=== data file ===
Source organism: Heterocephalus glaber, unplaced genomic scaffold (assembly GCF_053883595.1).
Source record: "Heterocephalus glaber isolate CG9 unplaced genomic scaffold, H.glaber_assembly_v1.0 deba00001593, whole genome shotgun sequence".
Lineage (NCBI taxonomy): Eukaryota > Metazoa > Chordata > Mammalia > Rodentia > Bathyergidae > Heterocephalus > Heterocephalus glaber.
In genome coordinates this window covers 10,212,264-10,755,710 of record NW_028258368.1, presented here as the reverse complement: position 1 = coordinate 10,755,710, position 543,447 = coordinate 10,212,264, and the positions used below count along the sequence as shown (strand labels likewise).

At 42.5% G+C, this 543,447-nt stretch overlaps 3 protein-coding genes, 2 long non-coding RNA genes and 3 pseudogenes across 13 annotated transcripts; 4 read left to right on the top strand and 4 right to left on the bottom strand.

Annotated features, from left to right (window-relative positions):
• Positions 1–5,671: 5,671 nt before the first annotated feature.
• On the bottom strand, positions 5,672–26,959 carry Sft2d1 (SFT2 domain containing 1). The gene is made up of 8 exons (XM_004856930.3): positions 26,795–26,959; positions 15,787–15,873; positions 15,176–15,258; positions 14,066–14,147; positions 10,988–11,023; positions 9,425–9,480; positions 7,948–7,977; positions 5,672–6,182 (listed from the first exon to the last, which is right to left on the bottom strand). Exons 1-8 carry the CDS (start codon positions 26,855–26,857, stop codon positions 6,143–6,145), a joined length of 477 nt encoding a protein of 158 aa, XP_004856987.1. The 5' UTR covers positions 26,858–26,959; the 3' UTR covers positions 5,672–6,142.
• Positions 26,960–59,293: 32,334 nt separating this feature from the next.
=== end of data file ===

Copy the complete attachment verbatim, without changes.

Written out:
Source organism: Heterocephalus glaber, unplaced genomic scaffold (assembly GCF_053883595.1).
Source record: "Heterocephalus glaber isolate CG9 unplaced genomic scaffold, H.glaber_assembly_v1.0 deba00001593, whole genome shotgun sequence".
Lineage (NCBI taxonomy): Eukaryota > Metazoa > Chordata > Mammalia > Rodentia > Bathyergidae > Heterocephalus > Heterocephalus glaber.
In genome coordinates this window covers 10,212,264-10,755,710 of record NW_028258368.1, presented here as the reverse complement: position 1 = coordinate 10,755,710, position 543,447 = coordinate 10,212,264, and the positions used below count along the sequence as shown (strand labels likewise).

At 42.5% G+C, this 543,447-nt stretch overlaps 3 protein-coding genes, 2 long non-coding RNA genes and 3 pseudogenes across 13 annotated transcripts; 4 read left to right on the top strand and 4 right to left on the bottom strand.

Annotated features, from left to right (window-relative positions):
• Positions 1–5,671: 5,671 nt before the first annotated feature.
• On the bottom strand, positions 5,672–26,959 carry Sft2d1 (SFT2 domain containing 1). The gene is made up of 8 exons (XM_004856930.3): positions 26,795–26,959; positions 15,787–15,873; positions 15,176–15,258; positions 14,066–14,147; positions 10,988–11,023; positions 9,425–9,480; positions 7,948–7,977; positions 5,672–6,182 (listed from the first exon to the last, which is right to left on the bottom strand). Exons 1-8 carry the CDS (start codon positions 26,855–26,857, stop codon positions 6,143–6,145), a joined length of 477 nt encoding a protein of 158 aa, XP_004856987.1. The 5' UTR covers positions 26,858–26,959; the 3' UTR covers positions 5,672–6,142.
• Positions 26,960–59,293: 32,334 nt separating this feature from the next.